« German Chancellor Olaf Scholz claimed President Vladimir Putin was having a ‘Yalta moment’ on Ukraine, during a visit to the Chamber of Industry and Commerce in Hamburg on Monday for a ‘Kanzlergesprach’ (Chancellor Talks) event, taking a number of questions from citizens on key policy areas.
« If you ask from the perspective of the Russian president, I think he has a ‘Yalta moment’ in his head, he would like to take it like the European map, a big felt-tip pen and say this is yours, this is ours. Then he would be satisfied, » he claimed.
The 1945 Yalta Conference following World War II saw the US, UK and the Soviet Union attempt to shape post-war peace in Europe.
“That’s how he imagines the world. But I can say explicitly that it can’t be right for a big powerful neighbour to say, I need a bit of your territory,” the German chancellor said.
“He is not interested in the fact that so much has been destroyed, that there are mines everywhere, that so many people have died, that factories have been destroyed, that the economy has been destroyed because somehow it should be written in a history book: he has made the country bigger,” he continued.
Scholz also stressed that despite being the leading supplier of aid to Ukraine in Europe, every decision the federal government makes ‘has been weighed’ to prevent the conflict from escalating.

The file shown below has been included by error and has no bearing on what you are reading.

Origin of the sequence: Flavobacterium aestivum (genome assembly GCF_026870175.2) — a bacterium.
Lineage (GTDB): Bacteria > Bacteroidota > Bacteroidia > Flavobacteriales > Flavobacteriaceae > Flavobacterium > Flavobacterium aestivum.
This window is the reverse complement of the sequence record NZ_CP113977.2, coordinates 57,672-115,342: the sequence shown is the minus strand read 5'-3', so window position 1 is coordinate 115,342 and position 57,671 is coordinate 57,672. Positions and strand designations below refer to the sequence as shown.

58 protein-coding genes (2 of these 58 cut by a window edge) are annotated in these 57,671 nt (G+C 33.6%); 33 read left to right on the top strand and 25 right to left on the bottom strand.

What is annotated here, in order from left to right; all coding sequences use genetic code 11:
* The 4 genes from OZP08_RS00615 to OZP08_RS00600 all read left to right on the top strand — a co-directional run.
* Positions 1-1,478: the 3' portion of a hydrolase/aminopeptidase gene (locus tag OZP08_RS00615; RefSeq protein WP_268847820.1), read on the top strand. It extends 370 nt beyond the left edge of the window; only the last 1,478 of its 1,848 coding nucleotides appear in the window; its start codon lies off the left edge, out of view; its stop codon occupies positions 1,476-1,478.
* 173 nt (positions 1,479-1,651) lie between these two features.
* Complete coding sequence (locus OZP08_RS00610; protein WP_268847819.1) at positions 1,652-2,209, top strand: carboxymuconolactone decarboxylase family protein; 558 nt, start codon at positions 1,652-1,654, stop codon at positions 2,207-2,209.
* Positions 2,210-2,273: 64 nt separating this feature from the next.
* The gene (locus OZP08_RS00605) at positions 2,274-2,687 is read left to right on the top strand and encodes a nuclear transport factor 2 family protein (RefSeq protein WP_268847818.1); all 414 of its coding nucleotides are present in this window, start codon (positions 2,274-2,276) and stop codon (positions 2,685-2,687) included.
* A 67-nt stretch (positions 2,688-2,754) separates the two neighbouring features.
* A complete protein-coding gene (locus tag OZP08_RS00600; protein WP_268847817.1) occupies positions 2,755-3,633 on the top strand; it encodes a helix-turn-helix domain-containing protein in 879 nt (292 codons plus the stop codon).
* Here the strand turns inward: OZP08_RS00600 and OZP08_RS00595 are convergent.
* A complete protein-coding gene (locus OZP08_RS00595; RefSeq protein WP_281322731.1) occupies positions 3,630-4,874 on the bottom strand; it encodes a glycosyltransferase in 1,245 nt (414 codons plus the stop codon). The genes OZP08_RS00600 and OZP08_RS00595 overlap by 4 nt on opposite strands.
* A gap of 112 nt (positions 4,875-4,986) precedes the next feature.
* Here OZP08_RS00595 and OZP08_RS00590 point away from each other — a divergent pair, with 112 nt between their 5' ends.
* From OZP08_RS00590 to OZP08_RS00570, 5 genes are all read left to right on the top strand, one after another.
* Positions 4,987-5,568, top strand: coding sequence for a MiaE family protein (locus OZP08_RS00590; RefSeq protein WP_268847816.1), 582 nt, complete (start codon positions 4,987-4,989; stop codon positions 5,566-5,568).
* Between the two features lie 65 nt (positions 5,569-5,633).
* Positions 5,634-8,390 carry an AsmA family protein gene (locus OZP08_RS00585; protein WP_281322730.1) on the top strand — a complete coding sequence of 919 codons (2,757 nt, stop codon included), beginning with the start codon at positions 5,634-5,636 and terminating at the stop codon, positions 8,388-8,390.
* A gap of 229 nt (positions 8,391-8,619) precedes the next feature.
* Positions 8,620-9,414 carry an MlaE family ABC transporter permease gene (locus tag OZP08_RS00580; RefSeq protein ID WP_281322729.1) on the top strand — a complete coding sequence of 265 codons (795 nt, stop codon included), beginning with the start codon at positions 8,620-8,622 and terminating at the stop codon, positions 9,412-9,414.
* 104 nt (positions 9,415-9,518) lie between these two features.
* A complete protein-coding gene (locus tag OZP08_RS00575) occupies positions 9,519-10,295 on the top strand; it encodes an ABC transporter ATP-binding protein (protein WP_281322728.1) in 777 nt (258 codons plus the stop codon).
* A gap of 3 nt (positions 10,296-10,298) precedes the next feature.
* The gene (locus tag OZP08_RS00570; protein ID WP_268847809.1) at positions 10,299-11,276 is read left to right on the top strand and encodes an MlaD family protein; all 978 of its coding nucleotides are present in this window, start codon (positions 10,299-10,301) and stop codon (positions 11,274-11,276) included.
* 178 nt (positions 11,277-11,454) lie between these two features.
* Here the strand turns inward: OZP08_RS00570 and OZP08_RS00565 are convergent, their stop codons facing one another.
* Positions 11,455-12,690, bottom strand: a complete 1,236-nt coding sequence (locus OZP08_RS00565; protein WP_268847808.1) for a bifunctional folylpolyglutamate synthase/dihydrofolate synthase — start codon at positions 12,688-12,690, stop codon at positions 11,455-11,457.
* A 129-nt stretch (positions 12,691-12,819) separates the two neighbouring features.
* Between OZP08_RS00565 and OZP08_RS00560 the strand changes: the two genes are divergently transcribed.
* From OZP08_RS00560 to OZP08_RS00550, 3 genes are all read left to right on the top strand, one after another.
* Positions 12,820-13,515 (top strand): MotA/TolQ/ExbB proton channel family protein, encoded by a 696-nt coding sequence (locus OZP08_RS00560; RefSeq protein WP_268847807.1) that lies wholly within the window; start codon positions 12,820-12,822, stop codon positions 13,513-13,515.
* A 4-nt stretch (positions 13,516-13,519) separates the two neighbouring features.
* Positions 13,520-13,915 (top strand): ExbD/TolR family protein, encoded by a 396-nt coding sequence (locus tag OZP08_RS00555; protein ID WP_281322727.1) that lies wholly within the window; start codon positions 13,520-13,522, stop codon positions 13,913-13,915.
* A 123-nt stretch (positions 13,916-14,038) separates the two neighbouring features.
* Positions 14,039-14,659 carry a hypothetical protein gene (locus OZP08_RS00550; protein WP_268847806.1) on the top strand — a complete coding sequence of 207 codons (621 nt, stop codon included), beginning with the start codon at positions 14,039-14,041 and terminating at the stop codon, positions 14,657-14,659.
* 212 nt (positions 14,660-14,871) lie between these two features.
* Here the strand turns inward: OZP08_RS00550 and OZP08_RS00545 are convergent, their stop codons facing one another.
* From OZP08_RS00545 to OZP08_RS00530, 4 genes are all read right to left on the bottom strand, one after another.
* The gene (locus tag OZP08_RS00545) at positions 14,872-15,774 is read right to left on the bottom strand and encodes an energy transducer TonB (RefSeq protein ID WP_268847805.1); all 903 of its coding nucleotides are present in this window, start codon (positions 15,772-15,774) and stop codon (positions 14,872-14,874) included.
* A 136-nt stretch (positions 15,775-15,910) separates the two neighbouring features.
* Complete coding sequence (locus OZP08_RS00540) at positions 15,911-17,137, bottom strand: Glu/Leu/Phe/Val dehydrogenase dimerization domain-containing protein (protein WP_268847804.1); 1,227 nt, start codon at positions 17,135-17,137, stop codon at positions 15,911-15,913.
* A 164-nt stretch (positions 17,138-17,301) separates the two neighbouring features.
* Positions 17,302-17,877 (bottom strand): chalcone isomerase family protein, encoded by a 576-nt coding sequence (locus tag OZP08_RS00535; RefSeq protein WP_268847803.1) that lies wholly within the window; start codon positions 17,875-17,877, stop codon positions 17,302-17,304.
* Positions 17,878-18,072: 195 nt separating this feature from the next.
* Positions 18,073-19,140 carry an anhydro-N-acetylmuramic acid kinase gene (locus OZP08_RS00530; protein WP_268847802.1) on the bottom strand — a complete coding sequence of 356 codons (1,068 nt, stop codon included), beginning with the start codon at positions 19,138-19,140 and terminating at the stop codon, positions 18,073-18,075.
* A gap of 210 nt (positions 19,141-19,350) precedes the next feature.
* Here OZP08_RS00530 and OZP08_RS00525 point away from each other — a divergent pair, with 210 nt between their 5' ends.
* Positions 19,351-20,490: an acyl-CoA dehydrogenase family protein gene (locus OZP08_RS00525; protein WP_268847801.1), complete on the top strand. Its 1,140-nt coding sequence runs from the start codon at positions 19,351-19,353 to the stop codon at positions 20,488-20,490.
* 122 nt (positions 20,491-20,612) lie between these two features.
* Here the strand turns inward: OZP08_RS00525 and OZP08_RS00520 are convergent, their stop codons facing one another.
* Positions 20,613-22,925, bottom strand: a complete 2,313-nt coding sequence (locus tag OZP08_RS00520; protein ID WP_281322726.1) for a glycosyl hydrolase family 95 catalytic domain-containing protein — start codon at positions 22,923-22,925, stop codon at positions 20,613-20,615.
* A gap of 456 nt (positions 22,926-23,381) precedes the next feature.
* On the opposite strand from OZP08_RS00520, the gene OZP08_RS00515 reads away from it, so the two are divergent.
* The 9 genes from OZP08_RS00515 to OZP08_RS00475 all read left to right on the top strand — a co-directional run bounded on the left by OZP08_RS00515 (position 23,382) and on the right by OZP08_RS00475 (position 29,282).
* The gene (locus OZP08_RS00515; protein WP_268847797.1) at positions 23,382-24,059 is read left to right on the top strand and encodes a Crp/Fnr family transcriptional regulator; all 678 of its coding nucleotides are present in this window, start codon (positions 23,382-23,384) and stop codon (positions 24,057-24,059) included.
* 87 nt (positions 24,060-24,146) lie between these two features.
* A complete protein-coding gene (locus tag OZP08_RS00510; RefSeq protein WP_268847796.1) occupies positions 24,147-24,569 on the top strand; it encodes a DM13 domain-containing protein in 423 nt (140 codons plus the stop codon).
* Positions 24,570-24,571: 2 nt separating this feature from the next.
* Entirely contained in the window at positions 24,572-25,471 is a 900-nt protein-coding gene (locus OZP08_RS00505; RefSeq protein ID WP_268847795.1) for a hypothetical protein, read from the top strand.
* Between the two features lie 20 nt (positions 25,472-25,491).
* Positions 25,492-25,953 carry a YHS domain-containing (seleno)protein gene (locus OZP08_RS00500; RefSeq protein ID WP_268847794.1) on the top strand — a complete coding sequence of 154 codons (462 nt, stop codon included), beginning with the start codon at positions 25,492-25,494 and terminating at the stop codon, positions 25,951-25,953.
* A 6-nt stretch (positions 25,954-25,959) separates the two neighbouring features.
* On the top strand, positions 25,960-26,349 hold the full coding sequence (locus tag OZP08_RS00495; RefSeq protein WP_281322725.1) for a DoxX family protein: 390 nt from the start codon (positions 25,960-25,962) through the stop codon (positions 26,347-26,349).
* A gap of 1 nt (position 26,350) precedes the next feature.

« We support Ukraine. We now do it second most, after the USA, but we have always been careful, no matter how hectic it has been and how loudly it has been discussed, that every single decision has been weighed in such a way that it does not lead to an escalation of the war, to a war between Russia and NATO, and that is leadership as well, » he said.
Russia has repeatedly accused Western countries of inflaming and escalating the Ukraine crisis with arms deliveries to Kiev, claiming such supplies will only prolong the fighting and won’t change the outcome of what Moscow calls the ‘special military operation’.
On asylum, the chancellor asserted that migrants fleeing disasters such as conflict or humanitarian crises should be granted protection, but argued that more needed to be done on both the national and EU level to place stricter controls on irregular migration.
“We will make sure that a common approach is chosen in Europe. But that is not the case at the moment. Most of those who arrive in Germany, and I say need protection from persecution, have already been to other European countries and have not been registered there,” he added. »